Texans: It's time to head to the polls for the 2018 midterm primaries.
Already, nearly twice as many people have voted early as did in the last midterm four years ago. In red-state Texas, Democrats outnumbered Republicans in early voting this year.
Now it's time for the rest of Texans to weigh in on races up and down the ballot — from the U.S. Senate to county justice of the peace — in the country's first primary election of the year.
“It’s a chance to have a voice in the conversation, a seat at the table," Secretary of State Rolando Pablos previously told the Star-Telegram. “If we squander that, we do not have a voice.
'Every vote matters'
In the state's 15 largest counties, more than 885,000 people voted early, either in person or by mail — 420,329 Republicans and 465,245 Democrats — state election records show.
While that's less than 9 percent of the state's eligible voters, it still shows an increase of nearly 300,000 voters over four years ago.
"Democrats are more motivated this year," said Jim Riddlesperger, a political science professor at Texas Christian University. "Democrats have been motivated by their opposition to Donald Trump. This is something we are seeing nationwide.
"But more participation in the primary doesn't mean those candidates will win in the fall," he said. "Right now is the time to nominate candidates. They will be elected in November. Will the enthusiasm carry over to the fall? Or will it change?"
More Tarrant County voters headed to the polls early this year than in 2014. Although there was a surge in local Democratic turnout, more Republicans cast early ballots here.
This year, 55,711 Republicans and 38,731 Democrats voted here early in person or by mail. Four years ago, it was 52,719 Republicans and 22,621 Democrats.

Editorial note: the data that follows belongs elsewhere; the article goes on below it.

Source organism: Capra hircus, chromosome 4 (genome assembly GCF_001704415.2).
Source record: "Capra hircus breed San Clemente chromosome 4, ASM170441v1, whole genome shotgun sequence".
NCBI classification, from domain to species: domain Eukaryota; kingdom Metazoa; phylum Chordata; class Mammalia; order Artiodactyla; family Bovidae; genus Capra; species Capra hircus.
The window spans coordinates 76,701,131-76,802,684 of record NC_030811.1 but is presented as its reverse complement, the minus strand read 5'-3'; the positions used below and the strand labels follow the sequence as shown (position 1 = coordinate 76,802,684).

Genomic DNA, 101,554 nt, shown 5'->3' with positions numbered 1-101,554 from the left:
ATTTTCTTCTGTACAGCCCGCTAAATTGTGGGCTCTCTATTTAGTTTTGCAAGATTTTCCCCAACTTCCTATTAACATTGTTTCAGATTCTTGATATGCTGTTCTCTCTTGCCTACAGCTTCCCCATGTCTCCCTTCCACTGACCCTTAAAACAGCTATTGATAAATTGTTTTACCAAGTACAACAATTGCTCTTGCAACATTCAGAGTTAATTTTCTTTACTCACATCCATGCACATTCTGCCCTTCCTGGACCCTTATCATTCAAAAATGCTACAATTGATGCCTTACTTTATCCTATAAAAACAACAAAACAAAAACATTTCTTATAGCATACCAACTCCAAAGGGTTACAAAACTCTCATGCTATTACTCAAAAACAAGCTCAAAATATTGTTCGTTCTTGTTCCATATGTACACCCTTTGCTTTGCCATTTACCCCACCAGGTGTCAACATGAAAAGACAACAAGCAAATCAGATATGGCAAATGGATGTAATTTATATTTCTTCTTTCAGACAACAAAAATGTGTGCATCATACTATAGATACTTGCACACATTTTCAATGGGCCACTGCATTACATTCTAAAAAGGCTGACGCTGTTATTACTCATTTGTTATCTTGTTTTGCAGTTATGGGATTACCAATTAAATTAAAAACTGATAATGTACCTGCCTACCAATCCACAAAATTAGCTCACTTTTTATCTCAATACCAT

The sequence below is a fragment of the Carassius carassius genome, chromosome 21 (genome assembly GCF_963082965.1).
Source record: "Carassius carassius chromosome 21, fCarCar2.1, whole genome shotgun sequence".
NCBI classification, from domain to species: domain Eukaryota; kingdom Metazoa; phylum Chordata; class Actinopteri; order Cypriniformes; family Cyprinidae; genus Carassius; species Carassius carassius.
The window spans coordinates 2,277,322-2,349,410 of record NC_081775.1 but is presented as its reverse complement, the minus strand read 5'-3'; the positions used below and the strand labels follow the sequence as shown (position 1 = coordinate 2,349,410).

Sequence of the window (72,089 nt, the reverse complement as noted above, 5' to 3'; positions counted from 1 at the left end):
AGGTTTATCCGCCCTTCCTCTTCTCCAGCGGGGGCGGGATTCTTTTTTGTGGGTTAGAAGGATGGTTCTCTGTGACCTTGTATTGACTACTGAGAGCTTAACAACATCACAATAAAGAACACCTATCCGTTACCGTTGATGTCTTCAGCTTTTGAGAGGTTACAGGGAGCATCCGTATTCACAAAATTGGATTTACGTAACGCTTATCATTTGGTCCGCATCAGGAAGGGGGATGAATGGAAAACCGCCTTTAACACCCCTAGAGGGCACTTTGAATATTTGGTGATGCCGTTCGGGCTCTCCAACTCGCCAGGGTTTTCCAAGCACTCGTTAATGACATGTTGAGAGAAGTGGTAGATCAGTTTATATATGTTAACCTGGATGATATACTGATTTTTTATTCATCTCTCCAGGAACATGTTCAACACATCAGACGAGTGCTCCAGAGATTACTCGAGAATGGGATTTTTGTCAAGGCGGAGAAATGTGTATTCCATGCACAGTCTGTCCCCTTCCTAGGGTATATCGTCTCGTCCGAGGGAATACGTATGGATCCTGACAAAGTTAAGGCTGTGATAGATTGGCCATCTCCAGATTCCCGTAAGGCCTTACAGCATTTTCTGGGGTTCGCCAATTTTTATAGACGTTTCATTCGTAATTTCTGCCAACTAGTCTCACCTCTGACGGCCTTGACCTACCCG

"Most urban areas are Democratic," Riddlesperger said. "Tarrant County is one of the biggest Republican-leaning counties in the country."
Texans who vote will pick candidates for posts in Congress, the Texas Legislature, courts across the state and local races ranging from tax assessor-collector to district clerk.
Polls will be open Tuesday from 7 a.m. to 7 p.m.
What you need
Double-check your polling site. It may have changed since the last election.
And make sure to bring your voter registration card and photo ID to the polls.
The seven state-approved photo IDs: Texas driver’s license, Texas election identification certificate, Texas personal identification card, Texas license to carry a concealed handgun, U.S. military ID card with photo, U.S. citizenship certificate with photo and U.S. passport.
Anyone who doesn’t have one of those IDs may still vote after showing another form of identification and filling out a “reasonable impediment declaration.”
For information contact the Tarrant County Elections Center at 817-831-8683.